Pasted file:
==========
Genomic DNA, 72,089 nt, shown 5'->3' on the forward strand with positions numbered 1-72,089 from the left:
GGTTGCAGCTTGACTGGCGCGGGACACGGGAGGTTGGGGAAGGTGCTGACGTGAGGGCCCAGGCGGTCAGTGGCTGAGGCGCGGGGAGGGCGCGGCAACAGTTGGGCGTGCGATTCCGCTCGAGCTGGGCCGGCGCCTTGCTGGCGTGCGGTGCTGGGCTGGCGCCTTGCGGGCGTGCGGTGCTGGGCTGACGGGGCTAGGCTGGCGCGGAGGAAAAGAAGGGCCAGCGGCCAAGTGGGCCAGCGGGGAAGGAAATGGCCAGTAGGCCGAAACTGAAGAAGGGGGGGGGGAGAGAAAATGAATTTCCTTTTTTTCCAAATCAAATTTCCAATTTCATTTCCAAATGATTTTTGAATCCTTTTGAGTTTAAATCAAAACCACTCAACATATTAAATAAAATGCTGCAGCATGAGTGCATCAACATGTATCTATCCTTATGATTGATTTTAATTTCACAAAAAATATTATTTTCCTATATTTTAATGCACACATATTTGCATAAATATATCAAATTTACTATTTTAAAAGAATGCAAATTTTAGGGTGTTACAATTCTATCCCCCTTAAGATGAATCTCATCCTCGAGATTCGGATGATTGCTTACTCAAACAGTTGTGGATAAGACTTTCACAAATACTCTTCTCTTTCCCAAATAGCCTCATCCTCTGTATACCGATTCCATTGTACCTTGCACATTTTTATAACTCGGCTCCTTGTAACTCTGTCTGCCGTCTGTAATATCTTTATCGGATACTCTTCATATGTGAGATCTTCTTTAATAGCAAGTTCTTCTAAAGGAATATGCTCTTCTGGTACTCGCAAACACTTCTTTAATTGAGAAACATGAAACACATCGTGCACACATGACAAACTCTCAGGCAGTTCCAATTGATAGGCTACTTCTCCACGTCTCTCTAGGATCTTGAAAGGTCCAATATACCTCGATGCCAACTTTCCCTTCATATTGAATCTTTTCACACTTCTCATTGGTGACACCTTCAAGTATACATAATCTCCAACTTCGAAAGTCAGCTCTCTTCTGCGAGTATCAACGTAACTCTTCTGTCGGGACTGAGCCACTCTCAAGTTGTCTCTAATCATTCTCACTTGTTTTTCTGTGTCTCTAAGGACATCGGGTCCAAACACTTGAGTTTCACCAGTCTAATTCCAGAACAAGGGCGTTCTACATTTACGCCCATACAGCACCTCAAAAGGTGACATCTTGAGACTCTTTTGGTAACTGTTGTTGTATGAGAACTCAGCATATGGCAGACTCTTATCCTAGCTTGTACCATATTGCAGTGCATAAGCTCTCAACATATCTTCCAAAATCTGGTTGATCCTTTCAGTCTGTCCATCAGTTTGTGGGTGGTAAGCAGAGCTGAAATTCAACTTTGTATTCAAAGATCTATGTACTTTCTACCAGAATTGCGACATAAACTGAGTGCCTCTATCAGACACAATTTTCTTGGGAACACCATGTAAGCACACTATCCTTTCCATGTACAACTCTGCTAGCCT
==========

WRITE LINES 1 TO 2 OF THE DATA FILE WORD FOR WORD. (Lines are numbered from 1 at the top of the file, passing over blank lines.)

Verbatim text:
Genomic DNA, 72,089 nt, shown 5'->3' on the forward strand with positions numbered 1-72,089 from the left:
GGTTGCAGCTTGACTGGCGCGGGACACGGGAGGTTGGGGAAGGTGCTGACGTGAGGGCCCAGGCGGTCAGTGGCTGAGGCGCGGGGAGGGCGCGGCAACAGTTGGGCGTGCGATTCCGCTCGAGCTGGGCCGGCGCCTTGCTGGCGTGCGGTGCTGGGCTGGCGCCTTGCGGGCGTGCGGTGCTGGGCTGACGGGGCTAGGCTGGCGCGGAGGAAAAGAAGGGCCAGCGGCCAAGTGGGCCAGCGGGGAAGGAAATGGCCAGTAGGCCGAAACTGAAGAAGGGGGGGGGGAGAGAAAATGAATTTCCTTTTTTTCCAAATCAAATTTCCAATTTCATTTCCAAATGATTTTTGAATCCTTTTGAGTTTAAATCAAAACCACTCAACATATTAAATAAAATGCTGCAGCATGAGTGCATCAACATGTATCTATCCTTATGATTGATTTTAATTTCACAAAAAATATTATTTTCCTATATTTTAATGCACACATATTTGCATAAATATATCAAATTTACTATTTTAAAAGAATGCAAATTTTAGGGTGTTACAATTCTATCCCCCTTAAGATGAATCTCATCCTCGAGATTCGGATGATTGCTTACTCAAACAGTTGTGGATAAGACTTTCACAAATACTCTTCTCTTTCCCAAATAGCCTCATCCTCTGTATACCGATTCCATTGTACCTTGCACATTTTTATAACTCGGCTCCTTGTAACTCTGTCTGCCGTCTGTAATATCTTTATCGGATACTCTTCATATGTGAGATCTTCTTTAATAGCAAGTTCTTCTAAAGGAATATGCTCTTCTGGTACTCGCAAACACTTCTTTAATTGAGAAACATGAAACACATCGTGCACACATGACAAACTCTCAGGCAGTTCCAATTGATAGGCTACTTCTCCACGTCTCTCTAGGATCTTGAAAGGTCCAATATACCTCGATGCCAACTTTCCCTTCATATTGAATCTTTTCACACTTCTCATTGGTGACACCTTCAAGTATACATAATCTCCAACTTCGAAAGTCAGCTCTCTTCTGCGAGTATCAACGTAACTCTTCTGTCGGGACTGAGCCACTCTCAAGTTGTCTCTAATCATTCTCACTTGTTTTTCTGTGTCTCTAAGGACATCGGGTCCAAACACTTGAGTTTCACCAGTCTAATTCCAGAACAAGGGCGTTCTACATTTACGCCCATACAGCACCTCAAAAGGTGACATCTTGAGACTCTTTTGGTAACTGTTGTTGTATGAGAACTCAGCATATGGCAGACTCTTATCCTAGCTTGTACCATATTGCAGTGCATAAGCTCTCAACATATCTTCCAAAATCTGGTTGATCCTTTCAGTCTGTCCATCAGTTTGTGGGTGGTAAGCAGAGCTGAAATTCAACTTTGTATTCAAAGATCTATGTACTTTCTACCAGAATTGCGACATAAACTGAGTGCCTCTATCAGACACAATTTTCTTGGGAACACCATGTAAGCACACTATCCTTTCCATGTACAACTCTGCTAGCCT